The scientific and technological revolution necessitated the revision of the content and structure of general physics education. The changes, introduced in the 1960’s, were directed at altering the content of the physics course to meet the new level of scientific development, increasing the polytechnic orientation of general physics education, and developing the technical thinking of students.
In Soviet secondary schools, physics is taught from the sixth to tenth (eleventh) grades. Students are taught the fundamentals of mechanical, thermal, and electromagnetic phenomena and geometrical and wave optics. They are also taught the principal theses and consequences of the theory of relativity and quantum mechanics, the foundations of the molecular-kinetic theory, and the theory of the structure of the atom and the fundamentals of the structure of the nucleus and elementary particles. In addition, they learn the operating principles of electrical and radio devices and the physical principles underlying the operation of the most important engineering mechanisms. Moreover, students are taught how to apply their knowledge in various areas of technology, such as power engineering, transportation, communications, measuring technology, machine building, and civil engineering. The physics course of study in Soviet secondary schools also includes compulsory practical laboratory projects and experiments and natural-science and production field trips; use is also made of technical simulation. Among the scientists who have made major contributions in developing and writing Soviet textbooks and in developing methodological ideas are G. I. Faleev, A. V. Peryshkin, I. I. Sokolov, E. N. Goriahkin, P. A. Znamenskii, G. S. Landsberg, L. D. Landau, la. B. Zel’dovich, and I. K. Kikoin.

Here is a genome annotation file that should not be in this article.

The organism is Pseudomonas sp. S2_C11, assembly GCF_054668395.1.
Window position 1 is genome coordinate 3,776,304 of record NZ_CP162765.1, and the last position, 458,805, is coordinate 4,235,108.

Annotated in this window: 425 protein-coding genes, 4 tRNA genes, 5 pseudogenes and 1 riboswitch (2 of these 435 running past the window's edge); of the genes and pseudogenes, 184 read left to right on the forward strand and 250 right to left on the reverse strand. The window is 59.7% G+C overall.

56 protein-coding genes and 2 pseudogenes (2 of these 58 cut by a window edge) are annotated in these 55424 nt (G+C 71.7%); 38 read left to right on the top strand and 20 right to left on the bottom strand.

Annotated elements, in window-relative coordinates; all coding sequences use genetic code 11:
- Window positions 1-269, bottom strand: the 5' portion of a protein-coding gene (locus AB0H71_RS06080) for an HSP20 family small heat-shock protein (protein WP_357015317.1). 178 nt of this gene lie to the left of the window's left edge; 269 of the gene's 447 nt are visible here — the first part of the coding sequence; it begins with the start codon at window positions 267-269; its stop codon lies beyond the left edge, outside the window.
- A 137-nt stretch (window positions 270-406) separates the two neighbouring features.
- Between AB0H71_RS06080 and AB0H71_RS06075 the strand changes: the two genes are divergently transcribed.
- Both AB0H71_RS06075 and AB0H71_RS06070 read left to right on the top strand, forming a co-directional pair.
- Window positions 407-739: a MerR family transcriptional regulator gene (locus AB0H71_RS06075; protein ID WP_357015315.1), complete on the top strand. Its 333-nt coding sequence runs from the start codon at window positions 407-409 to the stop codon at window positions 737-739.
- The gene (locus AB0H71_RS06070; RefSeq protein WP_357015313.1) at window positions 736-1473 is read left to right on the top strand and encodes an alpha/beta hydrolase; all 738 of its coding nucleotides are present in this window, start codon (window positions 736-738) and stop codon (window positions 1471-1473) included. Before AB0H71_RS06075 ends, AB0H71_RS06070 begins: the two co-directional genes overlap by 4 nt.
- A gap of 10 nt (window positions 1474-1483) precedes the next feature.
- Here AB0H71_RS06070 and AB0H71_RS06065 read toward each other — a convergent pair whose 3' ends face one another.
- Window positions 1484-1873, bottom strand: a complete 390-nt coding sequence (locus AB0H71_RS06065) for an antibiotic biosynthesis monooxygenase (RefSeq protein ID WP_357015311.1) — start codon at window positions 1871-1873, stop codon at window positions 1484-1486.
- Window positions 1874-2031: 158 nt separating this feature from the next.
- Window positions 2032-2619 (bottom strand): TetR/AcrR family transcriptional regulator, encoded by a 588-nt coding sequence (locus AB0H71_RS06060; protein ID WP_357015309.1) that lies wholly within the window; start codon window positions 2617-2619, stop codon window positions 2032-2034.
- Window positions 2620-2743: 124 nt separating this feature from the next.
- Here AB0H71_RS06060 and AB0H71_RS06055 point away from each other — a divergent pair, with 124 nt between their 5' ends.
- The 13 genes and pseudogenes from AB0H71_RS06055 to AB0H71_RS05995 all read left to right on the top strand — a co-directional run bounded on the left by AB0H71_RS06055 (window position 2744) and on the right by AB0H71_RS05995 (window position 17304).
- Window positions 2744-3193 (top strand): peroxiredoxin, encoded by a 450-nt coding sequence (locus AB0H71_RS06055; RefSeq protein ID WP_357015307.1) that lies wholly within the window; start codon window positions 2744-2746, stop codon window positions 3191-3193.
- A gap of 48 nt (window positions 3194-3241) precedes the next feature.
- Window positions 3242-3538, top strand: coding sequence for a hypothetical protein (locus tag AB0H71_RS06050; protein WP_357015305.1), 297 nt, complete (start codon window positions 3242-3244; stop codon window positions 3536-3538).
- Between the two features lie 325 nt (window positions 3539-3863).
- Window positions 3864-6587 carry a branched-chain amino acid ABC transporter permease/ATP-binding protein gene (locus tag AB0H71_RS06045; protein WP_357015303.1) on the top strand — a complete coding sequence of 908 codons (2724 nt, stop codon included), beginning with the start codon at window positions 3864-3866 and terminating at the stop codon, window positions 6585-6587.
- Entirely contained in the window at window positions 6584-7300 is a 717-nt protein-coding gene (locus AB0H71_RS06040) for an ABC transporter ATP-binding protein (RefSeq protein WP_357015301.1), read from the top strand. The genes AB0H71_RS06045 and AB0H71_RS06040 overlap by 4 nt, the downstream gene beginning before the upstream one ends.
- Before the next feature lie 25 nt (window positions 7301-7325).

Students with a heightened interest in physics can attend elective courses, as well as study groups, various extracurricular institutions, and evening combined physics and mathematics schools at certain universities and technical higher educational institutions. There are also secondary schools and individual classes that provide more detailed instruction in physics and radio electronics. Specialized secondary technical schools provide more extensive instruction in individual areas and subjects of physics than the secondary general-education schools, and the curricula of such specialized schools depend on the subject-matter specializations of the teaching staff.
SOCIALIST AND CAPITALIST COUNTRIES. In foreign socialist countries, general physics education is based on the same scientific, methodological, organizational, and pedagogical principles as in the USSR.